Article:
Veuve Clicquot’s Harvest Table: Table of Love
By Niree Noel
In the summer of '67, thousands of free-spirited lovers headed west to San Francisco and a sub-cultural phenomenon was born.
Fifty years ago, artists, poets, musicians, and peaceful activists took over the Bay Area to celebrate love and freedom in all its forms. The Doors and Jefferson Airplane and the Grateful Dead were there. Ken Kesey took some acid and was inspired to write One Flew Over the Cuckoo’s Nest while hanging in the Haight. The Hell’s Angels showed up to protect the hippies. And Joan Didion documented it all, from the buoyant scene on the streets to the hidden darkness of so much drug use.
2017 marked fifty years since that summer’s end. We thought it was high time to throw a shindig in honor of such a pivotal moment in our nation’s history. So throw a shindig we did. Together with Veuve Clicquot, we traveled to San Francisco, where it all began, for the inaugural Harvest Table event, entitled Table of Love.
When searching for spaces that would accommodate our type of crowd and accomplish our vision of verdant scenes set amidst elegant decay, we had some criteria: the place had to be in San Francisco proper. It had to feel vast, yet secluded. It had to have viable indoor AND outdoor space. And, it it had to have history. It had to have been there for that summer.
Our friends over at Skylight had access to a particular property that intrigued us from across the country: the San Francisco Mint. Built in 1874, the Mint stands impressive yet somehow inconspicuous among the crowd of malls and mass retailers in Union Square. An intimidating set of sandstone steps leads to a Doric columned entrance, which makes it seem like you’re about to enter a courthouse in Ancient Greece. But you’re not. Through those giant front doors lies the ghost of an old money-making mint, complete with iron-walled vaults in the granite basement, beautiful wood rooms with ornate chandeliers and empty fireplaces, and an enclosed courtyard in the middle of it all. The paint was peeling, the walls crumbling, and a horrific odor permeated the floors (nothing a little Diptyque Baies room spray couldn’t fix!).
It was perfect.
We set the dinner table in the narrow hall connecting vaults. We put the bar in the courtyard, where Ampersand spruced up the facade with Hawthorne branches and marigolds. For cocktail hour, guests meandered past an eerily charming troupe wearing cultishly white caftans, up and down a stunningly-appointed staircase, rows of pillar candles guiding them through a series of rooms that captured that carefree spirit. In one room, Ampersand brought the outdoors indoors with dirt and trees near a lantern-lit teepee set up by stylist extraordinaire Maxwell Smith. In another, Maxwell set an orange velvet couch behind floor-to-ceiling wires overflowing with vines, which provided a beautiful clandestine retreat. In yet another, Ampersand absolutely covered the old columns in an explosion of flora, including palms, cotoneaster, and oak. Guests sipped on Veuve Clicquot Rich and Rich Rosé Champagne cocktails while indulging in Chef Sara Hauman of Octavia’s shroom butter popcorn. When it was time for dinner, Amy began to sing; those caftan-wearing folks turned out to be a traveling band, encircling everyone as all joined in singing “Shadow People” by Dr. Dog. All 130 guests and musicians walked down the dimly-lit hall, down an even darker set of stairs, and finally arrived at the long tables where endless Veuve Clicquot cuvées awaited them, including the Vintage Rosé 2008, Le Grande Dame Blanc 2006, and the ever-classic Yellow Label.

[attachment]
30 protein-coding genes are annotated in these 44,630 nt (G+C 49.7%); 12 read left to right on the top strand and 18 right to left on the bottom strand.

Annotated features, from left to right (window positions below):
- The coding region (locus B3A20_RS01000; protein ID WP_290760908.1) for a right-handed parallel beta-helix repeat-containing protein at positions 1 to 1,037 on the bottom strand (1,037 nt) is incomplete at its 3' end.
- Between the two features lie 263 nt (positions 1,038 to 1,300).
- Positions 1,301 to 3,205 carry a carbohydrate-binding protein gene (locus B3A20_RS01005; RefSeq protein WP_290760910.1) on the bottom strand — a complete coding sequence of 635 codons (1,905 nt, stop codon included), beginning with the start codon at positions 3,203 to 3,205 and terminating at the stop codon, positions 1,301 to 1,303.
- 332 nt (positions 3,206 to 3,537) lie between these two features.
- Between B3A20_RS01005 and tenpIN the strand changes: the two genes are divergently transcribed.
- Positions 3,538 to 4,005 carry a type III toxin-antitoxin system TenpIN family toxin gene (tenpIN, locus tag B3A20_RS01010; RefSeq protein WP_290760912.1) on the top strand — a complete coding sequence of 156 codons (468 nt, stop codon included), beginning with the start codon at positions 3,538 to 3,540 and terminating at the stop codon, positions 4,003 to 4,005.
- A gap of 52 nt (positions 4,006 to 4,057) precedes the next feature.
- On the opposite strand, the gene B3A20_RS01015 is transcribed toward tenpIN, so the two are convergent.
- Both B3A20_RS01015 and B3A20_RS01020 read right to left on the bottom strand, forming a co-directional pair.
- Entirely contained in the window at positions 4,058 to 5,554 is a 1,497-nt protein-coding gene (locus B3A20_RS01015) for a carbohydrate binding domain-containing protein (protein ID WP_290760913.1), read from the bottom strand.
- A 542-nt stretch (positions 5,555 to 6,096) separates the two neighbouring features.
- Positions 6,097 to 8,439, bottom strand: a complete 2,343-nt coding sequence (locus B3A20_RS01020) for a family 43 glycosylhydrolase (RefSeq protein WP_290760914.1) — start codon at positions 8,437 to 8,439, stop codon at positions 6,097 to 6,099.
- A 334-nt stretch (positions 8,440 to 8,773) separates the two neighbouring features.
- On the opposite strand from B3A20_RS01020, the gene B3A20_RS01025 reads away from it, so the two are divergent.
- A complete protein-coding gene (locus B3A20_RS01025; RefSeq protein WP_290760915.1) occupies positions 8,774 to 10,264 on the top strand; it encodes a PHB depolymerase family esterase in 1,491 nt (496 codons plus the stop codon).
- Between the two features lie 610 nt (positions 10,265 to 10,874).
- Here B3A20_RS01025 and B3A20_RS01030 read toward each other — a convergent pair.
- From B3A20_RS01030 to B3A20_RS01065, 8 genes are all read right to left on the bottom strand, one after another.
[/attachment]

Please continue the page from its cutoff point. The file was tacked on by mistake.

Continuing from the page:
At the mid-meal toast, as guests dined upon a fresh brokaw avocado dish (#natch) and saffron-scented cioppino, Amy and Patrick spoke to the significance of what the Summer of Love established, and how those principles have persisted through the decades. Nurturing community, fostering care, and most importantly, paying attention instead of pleading ignorance: that’s what that was all about. And part of community, Patrick and Amy announced, was charity. As 826 Valencia, the non-profit that provides free tutoring centers for children in need across America, was the event’s charity partner with 100% of proceeds going towards supporting their programs, it was only fitting to incorporate some of the children’s creative genius into the dinner, by way of printing poems and excerpts on the backs of menus. Patrick did a dramatic reading of My Life, a moving poem on identity by 8-year-old Teodoro Kimbal-Directo, as everyone sat rapt (and some of us, nearly in tears). Then, we invited willing participants to read their menus to the rest of the room. Some pieces were funny, others a tad sad, but all, poignant, which truly spoke to the power of providing safe spaces for children, regardless of background or circumstance, to express themselves freely.
After the last pour of NV Rosé and the last bite of Pastry Chef Sarah Bonar’s rose-scented strawberry pavlova, guests began to slowly trickle out of the Mint. It was the evening of September 21st, the beginning of the season’s turn, and it was the perfect way to celebrate the transition of time from a lovely summer, onwards.